OK, moving on. UEFI is not crap. It is superior to the BIOS system as it overcomes limitations that modern hardware has long outgrown. And for booting, I like what they’ve done. No more writing boot sectors or needing third party tools to do low-level operations on your HDD. Boot sectors are gone.

What you get instead is a FAT32-formatted partition that the EFI system can actually read files from. It reads an EFI loader on that (EFI version of Windows bootmgr in most cases) which can boot any EFI kernel directly (OK, as always, the Windows loader is limited in its capacity to load other systems but you get the point I hope).

So to apply this to your friend’s laptop.
1) If he has EFI windows which he wants to keep already installed, then he already has a GPT disk and an ESP (EFI system partition). No action required. In fact, touch nothing on there, except when it comes time to clear space for the Linux partition.
2) Make room for the new distro on the existing HDD (I’m assuming a laptop that only houses a single drive, otherwise you could put it on a second drive and making room wouldn’t be necessary). You should know by now how to make space on a drive so I’m not going to suggest anything.
3) Install the Linux base system.

OK, here’s where some additional understanding is needed.
What needs to happen is that another boot loader program needs to be installed (read: simply copied to the ESP and configured, no low-level operations needed, remember).

Then the the firmware needs to point to the new EFI loader (because it’s usually set to load Windows Bootmgr). This is done with the efibootmgr program (present in Void base, and also part of the install environment). That could be grub-efi, syslinux-efi, or (my favorite) rEFInd.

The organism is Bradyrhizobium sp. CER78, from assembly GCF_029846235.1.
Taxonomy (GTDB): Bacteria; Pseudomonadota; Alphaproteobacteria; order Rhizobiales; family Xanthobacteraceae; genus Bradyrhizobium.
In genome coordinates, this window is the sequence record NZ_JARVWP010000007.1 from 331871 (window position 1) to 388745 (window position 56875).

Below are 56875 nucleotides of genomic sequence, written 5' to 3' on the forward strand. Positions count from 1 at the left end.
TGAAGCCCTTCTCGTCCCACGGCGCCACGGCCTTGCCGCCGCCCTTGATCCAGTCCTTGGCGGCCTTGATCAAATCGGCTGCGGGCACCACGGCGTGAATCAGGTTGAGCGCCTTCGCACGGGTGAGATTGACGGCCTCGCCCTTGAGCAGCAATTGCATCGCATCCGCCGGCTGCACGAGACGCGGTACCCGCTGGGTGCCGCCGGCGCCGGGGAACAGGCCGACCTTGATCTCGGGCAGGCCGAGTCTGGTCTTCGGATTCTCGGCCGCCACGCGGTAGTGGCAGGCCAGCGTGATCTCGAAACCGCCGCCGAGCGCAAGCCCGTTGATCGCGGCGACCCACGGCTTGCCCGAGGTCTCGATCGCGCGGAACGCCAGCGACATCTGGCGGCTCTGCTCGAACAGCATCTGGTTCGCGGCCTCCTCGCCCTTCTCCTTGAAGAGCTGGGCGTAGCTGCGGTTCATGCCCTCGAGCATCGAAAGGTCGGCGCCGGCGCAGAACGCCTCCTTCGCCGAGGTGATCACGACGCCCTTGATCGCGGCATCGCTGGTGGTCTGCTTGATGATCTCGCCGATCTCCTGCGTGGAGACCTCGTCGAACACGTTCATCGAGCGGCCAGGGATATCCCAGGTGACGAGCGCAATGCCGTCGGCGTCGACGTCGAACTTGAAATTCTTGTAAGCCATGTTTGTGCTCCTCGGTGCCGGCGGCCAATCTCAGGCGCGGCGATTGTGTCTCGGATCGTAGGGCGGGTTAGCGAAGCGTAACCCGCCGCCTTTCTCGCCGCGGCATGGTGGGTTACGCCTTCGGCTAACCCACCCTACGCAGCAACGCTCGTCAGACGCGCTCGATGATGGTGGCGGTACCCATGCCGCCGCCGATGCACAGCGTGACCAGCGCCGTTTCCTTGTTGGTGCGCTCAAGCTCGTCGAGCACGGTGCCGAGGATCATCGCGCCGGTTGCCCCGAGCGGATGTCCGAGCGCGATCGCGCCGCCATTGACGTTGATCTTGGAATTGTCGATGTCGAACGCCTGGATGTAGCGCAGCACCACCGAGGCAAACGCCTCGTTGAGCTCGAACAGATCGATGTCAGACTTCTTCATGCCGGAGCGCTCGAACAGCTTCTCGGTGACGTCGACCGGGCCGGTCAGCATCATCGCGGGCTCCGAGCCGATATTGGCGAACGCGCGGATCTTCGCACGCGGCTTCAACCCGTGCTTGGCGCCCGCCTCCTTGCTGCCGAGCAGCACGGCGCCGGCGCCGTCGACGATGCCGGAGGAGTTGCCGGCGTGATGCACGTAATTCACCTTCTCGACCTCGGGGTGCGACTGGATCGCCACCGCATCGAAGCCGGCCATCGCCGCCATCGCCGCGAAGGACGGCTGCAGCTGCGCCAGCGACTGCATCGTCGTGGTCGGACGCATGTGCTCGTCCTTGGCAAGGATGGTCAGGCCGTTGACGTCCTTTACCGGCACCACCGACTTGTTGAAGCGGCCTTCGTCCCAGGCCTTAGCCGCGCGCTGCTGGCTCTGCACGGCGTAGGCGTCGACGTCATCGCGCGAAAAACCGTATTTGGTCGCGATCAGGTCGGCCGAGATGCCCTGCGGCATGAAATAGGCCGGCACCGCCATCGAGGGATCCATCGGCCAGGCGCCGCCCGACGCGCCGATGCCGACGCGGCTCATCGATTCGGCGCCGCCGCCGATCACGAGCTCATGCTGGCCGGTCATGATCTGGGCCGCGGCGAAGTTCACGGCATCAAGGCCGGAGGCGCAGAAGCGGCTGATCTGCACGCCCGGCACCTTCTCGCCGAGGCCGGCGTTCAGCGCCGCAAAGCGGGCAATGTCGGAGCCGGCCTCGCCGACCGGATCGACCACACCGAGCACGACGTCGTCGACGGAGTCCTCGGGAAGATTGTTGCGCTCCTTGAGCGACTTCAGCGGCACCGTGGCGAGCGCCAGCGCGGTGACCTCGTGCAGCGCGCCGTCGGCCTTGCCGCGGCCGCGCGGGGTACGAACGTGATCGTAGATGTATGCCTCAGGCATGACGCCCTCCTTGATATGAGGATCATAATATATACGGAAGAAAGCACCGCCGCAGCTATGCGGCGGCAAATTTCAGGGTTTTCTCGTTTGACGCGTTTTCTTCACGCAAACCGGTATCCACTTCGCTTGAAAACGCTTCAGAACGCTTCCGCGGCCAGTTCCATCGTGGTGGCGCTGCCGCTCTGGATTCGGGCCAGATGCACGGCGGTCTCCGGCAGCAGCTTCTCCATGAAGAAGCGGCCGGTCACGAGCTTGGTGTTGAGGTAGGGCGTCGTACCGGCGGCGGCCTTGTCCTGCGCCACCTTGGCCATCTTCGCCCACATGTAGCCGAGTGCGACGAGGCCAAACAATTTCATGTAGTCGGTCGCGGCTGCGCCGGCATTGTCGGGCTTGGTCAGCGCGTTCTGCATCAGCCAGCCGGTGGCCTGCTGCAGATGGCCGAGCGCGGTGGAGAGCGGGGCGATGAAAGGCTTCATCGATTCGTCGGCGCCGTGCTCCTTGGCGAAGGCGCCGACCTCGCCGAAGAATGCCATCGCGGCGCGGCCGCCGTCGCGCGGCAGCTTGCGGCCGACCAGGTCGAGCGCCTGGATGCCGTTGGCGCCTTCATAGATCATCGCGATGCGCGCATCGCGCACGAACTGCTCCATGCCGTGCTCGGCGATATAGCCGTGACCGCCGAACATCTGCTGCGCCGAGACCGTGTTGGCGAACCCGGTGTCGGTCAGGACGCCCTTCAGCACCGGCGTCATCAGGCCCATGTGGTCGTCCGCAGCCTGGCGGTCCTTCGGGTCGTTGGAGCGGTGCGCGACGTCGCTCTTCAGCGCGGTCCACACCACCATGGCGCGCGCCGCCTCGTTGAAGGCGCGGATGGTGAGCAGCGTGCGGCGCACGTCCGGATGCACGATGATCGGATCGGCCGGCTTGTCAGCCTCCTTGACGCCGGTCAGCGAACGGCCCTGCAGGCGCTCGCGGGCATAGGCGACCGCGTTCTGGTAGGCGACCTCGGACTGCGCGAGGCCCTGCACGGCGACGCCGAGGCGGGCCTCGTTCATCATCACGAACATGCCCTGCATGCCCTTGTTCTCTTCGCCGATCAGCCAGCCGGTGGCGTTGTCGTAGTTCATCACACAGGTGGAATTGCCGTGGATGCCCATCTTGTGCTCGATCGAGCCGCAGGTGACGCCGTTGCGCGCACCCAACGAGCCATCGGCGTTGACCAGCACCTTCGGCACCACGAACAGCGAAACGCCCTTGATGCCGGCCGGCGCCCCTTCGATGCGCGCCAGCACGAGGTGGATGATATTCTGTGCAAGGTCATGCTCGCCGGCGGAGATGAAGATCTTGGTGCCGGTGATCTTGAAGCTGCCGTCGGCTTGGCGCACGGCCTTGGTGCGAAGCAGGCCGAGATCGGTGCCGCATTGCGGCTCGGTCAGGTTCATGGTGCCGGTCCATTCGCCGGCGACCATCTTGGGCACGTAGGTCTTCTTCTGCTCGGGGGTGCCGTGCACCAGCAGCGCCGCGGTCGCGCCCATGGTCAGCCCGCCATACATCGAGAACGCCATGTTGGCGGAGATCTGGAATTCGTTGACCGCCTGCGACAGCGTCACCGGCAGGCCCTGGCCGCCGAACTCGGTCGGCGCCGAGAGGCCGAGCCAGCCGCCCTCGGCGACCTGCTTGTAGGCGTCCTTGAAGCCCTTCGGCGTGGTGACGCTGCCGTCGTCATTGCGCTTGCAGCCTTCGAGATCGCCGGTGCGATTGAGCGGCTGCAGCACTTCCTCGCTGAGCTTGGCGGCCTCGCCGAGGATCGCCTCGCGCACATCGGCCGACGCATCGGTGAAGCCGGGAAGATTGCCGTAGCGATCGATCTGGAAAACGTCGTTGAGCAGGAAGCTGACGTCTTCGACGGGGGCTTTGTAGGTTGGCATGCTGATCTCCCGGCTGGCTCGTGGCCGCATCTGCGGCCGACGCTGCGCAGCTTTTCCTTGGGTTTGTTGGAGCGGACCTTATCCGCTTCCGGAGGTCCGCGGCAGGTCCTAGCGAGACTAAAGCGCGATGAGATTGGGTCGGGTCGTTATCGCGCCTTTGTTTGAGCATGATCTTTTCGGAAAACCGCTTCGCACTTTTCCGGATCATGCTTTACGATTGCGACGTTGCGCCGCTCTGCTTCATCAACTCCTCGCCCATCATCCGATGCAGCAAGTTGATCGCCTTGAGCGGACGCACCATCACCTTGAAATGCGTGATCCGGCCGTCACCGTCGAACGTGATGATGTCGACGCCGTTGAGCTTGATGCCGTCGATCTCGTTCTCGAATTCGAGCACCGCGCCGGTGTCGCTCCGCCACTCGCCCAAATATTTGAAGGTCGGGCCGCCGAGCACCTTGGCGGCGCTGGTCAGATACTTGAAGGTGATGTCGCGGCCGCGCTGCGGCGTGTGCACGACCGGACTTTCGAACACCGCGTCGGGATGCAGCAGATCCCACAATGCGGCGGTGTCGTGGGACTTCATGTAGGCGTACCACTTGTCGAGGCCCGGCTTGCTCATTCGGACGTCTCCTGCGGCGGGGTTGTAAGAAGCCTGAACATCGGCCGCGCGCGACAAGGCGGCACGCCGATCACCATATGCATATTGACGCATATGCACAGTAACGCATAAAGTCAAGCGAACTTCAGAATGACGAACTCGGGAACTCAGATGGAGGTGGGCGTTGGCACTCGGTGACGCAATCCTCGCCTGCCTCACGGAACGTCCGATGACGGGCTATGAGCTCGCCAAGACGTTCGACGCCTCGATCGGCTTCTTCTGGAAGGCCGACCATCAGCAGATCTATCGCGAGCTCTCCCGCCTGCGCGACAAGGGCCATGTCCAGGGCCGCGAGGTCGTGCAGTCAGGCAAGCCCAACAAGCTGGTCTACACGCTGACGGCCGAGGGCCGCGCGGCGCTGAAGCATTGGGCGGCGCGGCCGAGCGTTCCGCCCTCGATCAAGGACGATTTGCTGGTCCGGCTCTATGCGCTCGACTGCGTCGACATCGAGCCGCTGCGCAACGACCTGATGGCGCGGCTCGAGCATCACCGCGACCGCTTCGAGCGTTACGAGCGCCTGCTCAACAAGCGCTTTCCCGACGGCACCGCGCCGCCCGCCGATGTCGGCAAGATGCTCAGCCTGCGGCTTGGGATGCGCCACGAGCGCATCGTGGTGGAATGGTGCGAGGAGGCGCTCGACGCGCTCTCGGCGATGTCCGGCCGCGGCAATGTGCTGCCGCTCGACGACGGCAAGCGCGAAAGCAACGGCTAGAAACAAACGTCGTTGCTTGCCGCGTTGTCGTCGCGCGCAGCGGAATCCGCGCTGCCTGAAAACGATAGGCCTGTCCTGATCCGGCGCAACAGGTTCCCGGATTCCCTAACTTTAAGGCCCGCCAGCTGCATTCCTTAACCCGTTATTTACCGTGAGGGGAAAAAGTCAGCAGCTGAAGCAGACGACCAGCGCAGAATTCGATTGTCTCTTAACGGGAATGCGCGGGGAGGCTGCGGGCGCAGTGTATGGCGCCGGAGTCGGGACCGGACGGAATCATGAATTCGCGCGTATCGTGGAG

Now, for default Void installs, grub should know how to detect an EFI system and install the EFI loader accordingly (and I assume set the firmware too, but I’m too lazy to check the scripts at this time to see if they actually invoke efibootmgr). That’s if it works and everything goes as expected. I personally choose to do that manually since all I have to do is copy the loader over to the ESP, and configure accordingly (very easy with rEFInd).

Here’s what I’m unsure about. Grub scripts check for the system type (EFI or BIOS) before deciding what loader to install. But with your live USB actually operating in BIOS mode, I don’t know if the scripts will work to detect a UEFI/GPT target when run from this mode. You’ll need to read the scripts to figure this out. In that case, you would have to install it manually or get a live image that can boot into EFI mode (converting your existing one could be incredibly easy, or could be a real PITA depending on how you’ve already set it up).

(Masato the Empty) #3

According to a debian page I found, you need to be booted in EFI mode for grub EFI installation to work.

Maybe get yourself a grub rescue disk or a refind rescue disk for booting the linux system the first time after installing. Once booted in EFI mode, you could then have grub install/configure the EFI loader, and that should go more smoothly (or look into using rEFInd as an EFI loader because grub is, has been, and always will be a bloody nightmare).

One thing to mention is that I never used the method from the Wiki to install Void on my EFI system. I used the regular install script from the CD booted in EFI mode. I skipped the bootloader which I’d already configured myself. Nothing special was needed.

(Userx) #4

thanks for all of your input.

I gave him what I started with. Slackware :smile: that is simple. :grinning: :wink:

everything is already installed on it. He will not have to worry about installing or updating. Just learning how to get around and do Linux stuff.

(Masato the Empty) #5

Interesting. I thought of slack but I wasn’t sure why. I used it once a while back, and while it’s not a hand-holder, it is simple for other reasons, and I think you hit one of those things right on the head: no worrying about updates. Stable, no moving targets. Good for getting acclimated.